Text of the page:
Obama mocks Republicans about 2016 election 'Hunger Games'

 US President Barack Obama speaks about the economy at the University of Wisconsin.
US President Barack Obama speaks about the economy at the University of Wisconsin.AFP

WASHINGTON (AFP) - US President Barack Obama has one wish for the Republicans trying to succeed him: that the odds are ever in their favour.

On Thursday, Obama poked fun at the ever-increasing "interesting bunch" of politicians vying for the Republican presidential nomination in the 2016 race, which now stands at 15.

"We've got some healthy competition in the Democratic Party, but I've lost count on how many Republicans are running for this job," the US leader said in a speech to students in the Midwestern state of Wisconsin.

"They will have enough for an actual Hunger Games," he joked, referring to the best-selling young adult novels, later transformed into successful movie blockbusters, about a bloody reality TV contest among children and teens in a dystopian future.

Wisconsin Governor Scott Walker, who welcomed Obama to his state on Thursday as he descended from Air Force One, signalled that he was joining the presidential fray, making him the 15th major Republican in the White House hunt.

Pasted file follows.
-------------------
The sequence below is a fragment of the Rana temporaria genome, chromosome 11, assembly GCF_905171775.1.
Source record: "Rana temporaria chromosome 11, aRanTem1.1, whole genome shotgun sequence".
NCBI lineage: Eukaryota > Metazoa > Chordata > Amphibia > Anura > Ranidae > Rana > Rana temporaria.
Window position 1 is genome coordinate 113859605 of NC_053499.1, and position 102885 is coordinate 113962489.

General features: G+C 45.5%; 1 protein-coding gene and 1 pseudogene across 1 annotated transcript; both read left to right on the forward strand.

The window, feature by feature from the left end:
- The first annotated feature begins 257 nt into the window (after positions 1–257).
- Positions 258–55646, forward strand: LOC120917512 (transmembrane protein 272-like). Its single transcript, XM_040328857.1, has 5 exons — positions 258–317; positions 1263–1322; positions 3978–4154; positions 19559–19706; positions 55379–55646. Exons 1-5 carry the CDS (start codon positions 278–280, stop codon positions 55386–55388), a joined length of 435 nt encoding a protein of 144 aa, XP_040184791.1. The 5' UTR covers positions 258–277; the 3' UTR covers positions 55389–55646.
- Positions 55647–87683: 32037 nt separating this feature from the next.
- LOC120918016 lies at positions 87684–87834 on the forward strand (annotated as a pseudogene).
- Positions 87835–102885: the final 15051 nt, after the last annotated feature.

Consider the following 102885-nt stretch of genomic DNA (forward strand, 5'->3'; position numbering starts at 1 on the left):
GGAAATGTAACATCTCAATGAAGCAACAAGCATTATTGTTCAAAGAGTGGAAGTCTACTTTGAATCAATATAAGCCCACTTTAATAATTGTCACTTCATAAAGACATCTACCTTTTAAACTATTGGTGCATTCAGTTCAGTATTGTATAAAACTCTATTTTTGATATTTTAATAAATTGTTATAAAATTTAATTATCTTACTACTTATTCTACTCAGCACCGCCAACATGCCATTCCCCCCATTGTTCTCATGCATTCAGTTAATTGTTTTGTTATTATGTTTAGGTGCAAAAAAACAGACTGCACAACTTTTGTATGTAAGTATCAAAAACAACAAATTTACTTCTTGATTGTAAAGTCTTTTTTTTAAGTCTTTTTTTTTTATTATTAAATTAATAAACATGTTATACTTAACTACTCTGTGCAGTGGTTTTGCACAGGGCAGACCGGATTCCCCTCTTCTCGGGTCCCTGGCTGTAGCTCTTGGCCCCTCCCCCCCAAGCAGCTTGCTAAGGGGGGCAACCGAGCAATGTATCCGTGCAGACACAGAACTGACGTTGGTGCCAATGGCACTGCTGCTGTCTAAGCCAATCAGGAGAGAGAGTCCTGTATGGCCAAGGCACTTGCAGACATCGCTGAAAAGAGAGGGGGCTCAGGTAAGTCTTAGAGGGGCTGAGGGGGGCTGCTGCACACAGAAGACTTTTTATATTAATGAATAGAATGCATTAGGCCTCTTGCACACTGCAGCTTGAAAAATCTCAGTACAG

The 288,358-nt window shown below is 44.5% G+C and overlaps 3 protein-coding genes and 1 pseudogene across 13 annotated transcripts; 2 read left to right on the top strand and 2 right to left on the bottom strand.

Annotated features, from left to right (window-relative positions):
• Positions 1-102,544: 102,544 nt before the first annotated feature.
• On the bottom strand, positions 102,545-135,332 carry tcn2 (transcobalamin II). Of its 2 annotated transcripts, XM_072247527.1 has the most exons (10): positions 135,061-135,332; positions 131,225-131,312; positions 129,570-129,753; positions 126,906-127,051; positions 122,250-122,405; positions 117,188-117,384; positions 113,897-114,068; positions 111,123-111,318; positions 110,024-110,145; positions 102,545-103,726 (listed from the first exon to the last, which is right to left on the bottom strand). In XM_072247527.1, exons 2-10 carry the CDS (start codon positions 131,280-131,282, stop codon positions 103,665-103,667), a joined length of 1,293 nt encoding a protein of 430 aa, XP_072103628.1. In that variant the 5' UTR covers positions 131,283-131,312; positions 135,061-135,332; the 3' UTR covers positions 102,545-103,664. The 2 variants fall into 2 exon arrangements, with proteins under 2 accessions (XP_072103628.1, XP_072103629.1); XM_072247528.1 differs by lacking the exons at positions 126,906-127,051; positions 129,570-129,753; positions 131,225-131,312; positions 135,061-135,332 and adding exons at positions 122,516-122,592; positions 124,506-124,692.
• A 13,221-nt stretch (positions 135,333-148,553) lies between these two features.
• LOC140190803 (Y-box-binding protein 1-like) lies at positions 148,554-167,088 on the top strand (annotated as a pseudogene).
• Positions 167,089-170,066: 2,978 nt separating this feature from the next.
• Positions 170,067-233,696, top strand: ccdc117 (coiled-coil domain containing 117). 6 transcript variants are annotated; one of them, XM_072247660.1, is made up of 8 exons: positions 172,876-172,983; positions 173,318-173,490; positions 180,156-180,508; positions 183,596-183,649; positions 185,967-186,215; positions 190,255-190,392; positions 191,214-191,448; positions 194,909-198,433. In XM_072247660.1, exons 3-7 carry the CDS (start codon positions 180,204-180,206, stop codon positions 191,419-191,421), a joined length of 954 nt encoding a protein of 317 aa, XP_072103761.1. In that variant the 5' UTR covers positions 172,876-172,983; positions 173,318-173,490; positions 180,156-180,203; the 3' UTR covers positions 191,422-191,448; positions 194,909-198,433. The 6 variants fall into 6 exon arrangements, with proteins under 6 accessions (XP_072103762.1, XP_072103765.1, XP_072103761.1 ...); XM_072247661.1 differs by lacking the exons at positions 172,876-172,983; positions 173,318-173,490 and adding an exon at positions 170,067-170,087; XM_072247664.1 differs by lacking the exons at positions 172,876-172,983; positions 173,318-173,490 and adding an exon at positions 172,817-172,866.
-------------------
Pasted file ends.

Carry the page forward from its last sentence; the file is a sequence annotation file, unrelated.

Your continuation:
The race features six current or former governors, five current or former senators, a former high-powered business executive and a neurosurgeon.

Former secretary of state Hillary Clinton is the Democratic frontrunner by a wide margin.

Primary elections begin in January 2016, leading up to the presidential election in November that year.

Separately, US senator Jim Webb of Virginia, a Vietnam war veteran who served as secretary of the navy, announced on Thursday he will be challenging Democratic frontrunner Hillary Clinton for the Democratic nomination.

"After many months of thought, deliberation and discussion, I have decided to seek the office of the presidency of the United States," Webb said in a Facebook post.

Webb's campaign is a long shot by any measure, but he is counting on appealing to voters from both sides of the aisle, his opposition to the invasion of Iraq, and his experience as a decorated US Marine to distinguish himself in the 2016 race.

"I understand the odds, particularly in today's political climate where fair debate is so often drowned out by huge sums of money," Webb said, adding that "more than one candidate" for president intends to raise US$1 billion or more this election cycle.

"We need a president who understands leadership, who has a proven record of actual accomplishments, who can bring about bipartisan solutions, who can bring people from both sides to the table to get things done."

Webb, 69, is the fifth candidate seeking the Democratic nomination, after former secretary of state Clinton, Vermont's independent Senator Bernie Sanders, former Maryland governor Martin O'Malley, and former senator and governor Lincoln Chafee of Rhode Island.